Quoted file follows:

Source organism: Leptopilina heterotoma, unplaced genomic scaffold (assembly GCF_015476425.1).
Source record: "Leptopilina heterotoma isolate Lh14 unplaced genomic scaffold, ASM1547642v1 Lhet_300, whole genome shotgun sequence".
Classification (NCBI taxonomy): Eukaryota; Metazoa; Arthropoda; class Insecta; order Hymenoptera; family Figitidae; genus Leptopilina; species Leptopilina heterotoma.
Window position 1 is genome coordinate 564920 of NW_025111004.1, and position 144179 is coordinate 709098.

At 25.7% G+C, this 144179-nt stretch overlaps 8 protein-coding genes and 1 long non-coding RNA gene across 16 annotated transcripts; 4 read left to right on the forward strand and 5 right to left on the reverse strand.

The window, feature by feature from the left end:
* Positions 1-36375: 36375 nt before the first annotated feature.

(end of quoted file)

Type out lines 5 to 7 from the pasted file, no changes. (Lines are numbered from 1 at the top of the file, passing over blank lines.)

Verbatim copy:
At 25.7% G+C, this 144179-nt stretch overlaps 8 protein-coding genes and 1 long non-coding RNA gene across 16 annotated transcripts; 4 read left to right on the forward strand and 5 right to left on the reverse strand.

The window, feature by feature from the left end:
* Positions 1-36375: 36375 nt before the first annotated feature.